the whole mind seems to be united to the whole body, I recognize that if
a foot or arm or any other part of the body is cut off, nothing has thereby
been taken away from the mind. (...)
... regard this body as a machine which, having been made by the
hand of God, is incomparably better ordered than any machine that can be
devised by man, and contains in itself movements more wonderful than those
in any machine.
I am thinking, therefore I exist. (...) I was a substance whose whole
essence or nature is solely to think, and which does not require any place,
or depend on any material thing, in order to exist. Accordingly this 'I'
- that is, the soul by which I am what I am - is entirely distinct from
the body, and indeed is easier to know than the body, and would not fail
to be whatever it is, even if the body did not exist.
Hence reason also demands that, since our thoughts cannot all be
true because we are not wholly perfect, what truth they do possess must
inevitably be found in the thoughts we have when awake, rather than in
Even those who have the weakest souls could acquire absolute mastery
over all their passions if we employed sufficient ingenuity in training
and guiding them.
It is to the body alone that we should attribute everything that
can be observed in us to oppose our reason.
People can try to eat the correct things, take the correct amount
of exercise, worry less and so forth. But in the end fate or destiny is
seen as taking its toll. People die, to use a commonly used phrase, 'when
their number's up'.
Green consumerism generally, and 'healthy' products and lifestyles
in particular, contain quite precise notions about how an individual should
consider his or her well-being. Not only is the market-place celebrated
but an understanding of the 'natural body' itself becomes fetishised and
idolised. Normality seems to have wholly dispensed with bodily illness
and pain. Perfection is the norm, and one that can be gained through acquiring
the correct products and perfecting the body.
For the fact is that organisms are creative and make their environments
in such a way as to become virtually part of it themselves. But at the
same time environments (nature and other people) are active in the making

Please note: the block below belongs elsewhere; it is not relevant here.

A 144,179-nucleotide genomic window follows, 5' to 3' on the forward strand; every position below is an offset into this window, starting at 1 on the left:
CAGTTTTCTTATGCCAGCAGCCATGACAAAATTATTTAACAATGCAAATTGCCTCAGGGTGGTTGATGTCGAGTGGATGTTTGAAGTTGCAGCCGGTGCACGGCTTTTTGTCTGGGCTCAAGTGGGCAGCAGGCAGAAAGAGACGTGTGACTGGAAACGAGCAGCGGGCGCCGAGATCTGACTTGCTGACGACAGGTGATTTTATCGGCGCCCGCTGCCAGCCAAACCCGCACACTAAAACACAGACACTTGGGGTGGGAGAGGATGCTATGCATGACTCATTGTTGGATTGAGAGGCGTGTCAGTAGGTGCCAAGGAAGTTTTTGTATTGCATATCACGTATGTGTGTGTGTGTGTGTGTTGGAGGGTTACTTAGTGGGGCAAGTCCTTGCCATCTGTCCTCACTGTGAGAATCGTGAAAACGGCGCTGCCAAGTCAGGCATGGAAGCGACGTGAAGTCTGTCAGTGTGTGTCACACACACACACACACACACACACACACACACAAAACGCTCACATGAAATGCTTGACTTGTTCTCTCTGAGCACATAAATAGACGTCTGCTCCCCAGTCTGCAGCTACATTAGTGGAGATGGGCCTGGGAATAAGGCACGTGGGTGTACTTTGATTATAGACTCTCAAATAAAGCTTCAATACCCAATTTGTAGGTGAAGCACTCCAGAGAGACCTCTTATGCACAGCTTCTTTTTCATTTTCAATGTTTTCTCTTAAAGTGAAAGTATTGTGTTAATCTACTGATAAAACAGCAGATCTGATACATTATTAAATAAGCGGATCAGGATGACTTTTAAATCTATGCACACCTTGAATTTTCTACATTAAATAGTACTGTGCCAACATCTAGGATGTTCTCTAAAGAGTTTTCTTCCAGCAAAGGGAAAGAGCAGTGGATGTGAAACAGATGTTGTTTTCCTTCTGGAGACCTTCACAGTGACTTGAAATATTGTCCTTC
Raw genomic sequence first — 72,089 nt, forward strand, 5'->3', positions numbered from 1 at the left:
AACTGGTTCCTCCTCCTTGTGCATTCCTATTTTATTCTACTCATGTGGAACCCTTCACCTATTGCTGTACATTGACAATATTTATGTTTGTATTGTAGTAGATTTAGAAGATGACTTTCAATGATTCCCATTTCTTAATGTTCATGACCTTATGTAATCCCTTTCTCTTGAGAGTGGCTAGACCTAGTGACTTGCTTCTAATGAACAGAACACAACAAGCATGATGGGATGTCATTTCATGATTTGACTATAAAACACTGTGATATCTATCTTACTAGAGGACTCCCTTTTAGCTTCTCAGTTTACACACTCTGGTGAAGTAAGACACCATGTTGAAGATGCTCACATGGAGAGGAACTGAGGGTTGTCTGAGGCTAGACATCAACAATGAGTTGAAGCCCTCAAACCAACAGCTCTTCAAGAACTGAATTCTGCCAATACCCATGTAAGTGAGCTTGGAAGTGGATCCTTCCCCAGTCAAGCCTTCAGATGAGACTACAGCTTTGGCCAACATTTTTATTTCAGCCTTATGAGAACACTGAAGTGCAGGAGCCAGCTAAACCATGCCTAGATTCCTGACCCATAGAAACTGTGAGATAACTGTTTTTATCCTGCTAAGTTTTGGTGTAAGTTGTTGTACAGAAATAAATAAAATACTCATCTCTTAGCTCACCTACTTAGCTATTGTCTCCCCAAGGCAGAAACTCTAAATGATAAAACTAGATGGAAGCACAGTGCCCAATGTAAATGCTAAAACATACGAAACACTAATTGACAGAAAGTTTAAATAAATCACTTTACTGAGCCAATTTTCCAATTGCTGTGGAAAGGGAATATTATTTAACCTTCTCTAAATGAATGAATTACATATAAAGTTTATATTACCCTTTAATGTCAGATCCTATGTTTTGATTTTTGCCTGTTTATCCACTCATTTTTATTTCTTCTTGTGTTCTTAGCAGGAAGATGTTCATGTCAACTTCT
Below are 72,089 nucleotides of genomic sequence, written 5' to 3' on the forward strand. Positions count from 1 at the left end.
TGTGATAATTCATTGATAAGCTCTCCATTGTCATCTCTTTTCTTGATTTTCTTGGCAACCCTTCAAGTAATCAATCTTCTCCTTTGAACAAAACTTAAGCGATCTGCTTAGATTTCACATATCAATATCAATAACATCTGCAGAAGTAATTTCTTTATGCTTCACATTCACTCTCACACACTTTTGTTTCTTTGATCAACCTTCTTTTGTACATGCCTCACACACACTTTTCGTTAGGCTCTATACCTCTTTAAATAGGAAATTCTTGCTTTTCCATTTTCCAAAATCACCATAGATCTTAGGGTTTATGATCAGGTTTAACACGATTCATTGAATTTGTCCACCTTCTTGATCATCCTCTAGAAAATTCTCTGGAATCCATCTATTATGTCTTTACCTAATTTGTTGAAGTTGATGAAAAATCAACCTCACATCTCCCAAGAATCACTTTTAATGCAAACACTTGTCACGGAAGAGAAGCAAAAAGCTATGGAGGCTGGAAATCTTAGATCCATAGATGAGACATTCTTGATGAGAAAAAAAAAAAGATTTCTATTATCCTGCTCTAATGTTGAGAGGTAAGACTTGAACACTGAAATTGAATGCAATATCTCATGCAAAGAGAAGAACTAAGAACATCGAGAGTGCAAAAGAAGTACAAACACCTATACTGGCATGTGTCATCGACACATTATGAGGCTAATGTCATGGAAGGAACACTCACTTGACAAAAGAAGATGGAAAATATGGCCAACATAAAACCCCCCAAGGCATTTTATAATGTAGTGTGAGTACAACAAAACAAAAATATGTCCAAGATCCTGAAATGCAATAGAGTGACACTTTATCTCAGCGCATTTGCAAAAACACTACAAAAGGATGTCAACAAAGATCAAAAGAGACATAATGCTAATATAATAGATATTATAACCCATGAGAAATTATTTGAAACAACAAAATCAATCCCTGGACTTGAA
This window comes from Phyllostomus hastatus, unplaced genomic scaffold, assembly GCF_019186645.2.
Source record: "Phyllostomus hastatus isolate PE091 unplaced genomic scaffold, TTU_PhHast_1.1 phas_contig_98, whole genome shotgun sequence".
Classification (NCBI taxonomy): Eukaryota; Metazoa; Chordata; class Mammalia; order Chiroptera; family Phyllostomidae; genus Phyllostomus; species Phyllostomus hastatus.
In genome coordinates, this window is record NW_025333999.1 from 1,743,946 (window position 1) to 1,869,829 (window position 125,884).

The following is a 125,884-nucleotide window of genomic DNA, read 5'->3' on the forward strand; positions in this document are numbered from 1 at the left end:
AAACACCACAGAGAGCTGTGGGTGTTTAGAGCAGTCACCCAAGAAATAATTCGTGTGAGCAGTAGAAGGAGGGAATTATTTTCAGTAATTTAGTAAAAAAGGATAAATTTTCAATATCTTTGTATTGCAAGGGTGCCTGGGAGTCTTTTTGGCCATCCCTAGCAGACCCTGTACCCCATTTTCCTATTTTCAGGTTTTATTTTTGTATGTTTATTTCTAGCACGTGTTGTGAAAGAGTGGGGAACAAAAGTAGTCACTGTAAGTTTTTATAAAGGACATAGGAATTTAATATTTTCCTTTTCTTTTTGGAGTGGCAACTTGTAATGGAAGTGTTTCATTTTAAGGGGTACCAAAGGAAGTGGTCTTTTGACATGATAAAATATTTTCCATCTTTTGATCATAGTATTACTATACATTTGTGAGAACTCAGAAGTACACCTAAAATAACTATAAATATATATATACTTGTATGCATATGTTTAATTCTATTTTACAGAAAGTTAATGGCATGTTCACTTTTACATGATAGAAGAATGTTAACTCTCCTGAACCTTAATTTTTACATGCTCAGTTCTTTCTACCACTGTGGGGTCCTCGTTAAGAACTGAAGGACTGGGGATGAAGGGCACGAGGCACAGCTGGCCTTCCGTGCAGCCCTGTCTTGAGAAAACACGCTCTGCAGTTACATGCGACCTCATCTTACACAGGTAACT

of organisms. In many respects each one of these elements, organism and
environment, form part of one another.
Civilization merely develops man's capacity for a greater variety
of sensations, and ... absolutely nothing else.
Human life is now molded to a large extent by the changes that man
has brought about in his external environment and by his attempts at controlling
body and soul.
Whatever his inhibitions and tastes, Western man believes in the
natural holiness of seminudism and raw vegetable juice, because these have
become for him symbols of unadultered nature.
There is an unbroken continuum from the wisdom of the body to the
wisdom of the mind, from the wisdom of the individual to the wisdom of
An individual's body is the one area in his experiential field which
uniquely belongs to him and is the corporeal representation of his "base
of operations" in the world.
For men to focus on controlling women's reproduction to solve a society's
problems seems nothing short of mad or, at best, superstitious. But men's
superstition or insanity has real and dire consequences for the women who
are its object. And states, too, home in on women's bodies, perhaps to
create the illusion that men are in control of uncontrollable forces. Indeed,
almost all governments try to control women's bodies and regulate their
appearance in some way.
The real motivation of the campaign to criminalize abortion is to
establish the principles that women's bodies belong to the state and that
women bear the responsibility for sex.
The body is thus not simply an 'entity', but is experienced as a
practical mode of coping with external situations and events.
Both life-planning and the adoption of lifestyle options become (in
principle) integrated with bodily regimes. It would be quite short-sighted
to see this phenomenon only in terms of changing ideals of bodily appearance
(such as slimness or youthfulness), or as solely brought about by the commodifying
influence of advertising. We become responsible for the design of our own
bodies, and in a certain sense noted above are forced to do so the more
post-traditional the social contexts in which we move.
Regimes are modes of self-discipline, but are not solely constituted
by the orderings of convention in day-to-day life; they are personal habits,
organised in some part according to social conventions, but also formed
by personal inclinations and dispositions.
The body cannot be any longer merely 'accepted', fed and adorned
according to traditional ritual; it becomes a core part of the reflexive
project of self-identity. A continuing concern with bodily development
in relation to a risk culture is thus an intrinsic part of modern social
behaviour. As was stressed earlier, although modes of deployment of the
body have to be developed from a diversity of lifestyle options, deciding
between alternatives is not itself an option but an inherent element of
the construction of self-identity. Life-planning in respect of the body
is hence not necessarily narcissistic, but a normal part of post-traditional
social environments. Like other aspects of the reflexivity of self-identity,
body-planning is more often an engagement with the outside world than a
defensive withdrawal from it.
The body is in some sense perennially at risk. The possibility of
bodily injury is ever-present, even in the most familiar of surroundings.
The body is an object in which we are all privileged, or doomed,
to dwell, the source of feelings of well-being and pleasure, but also the
site of illnesses and strains. (...) [I]t is an action-system, a mode of
praxis, and its practical immersion in the interactions of day-to-day life
is an essential part of the sustaining of a coherent sense of self-identity.
... while infants will sync with the human voice regardless of language,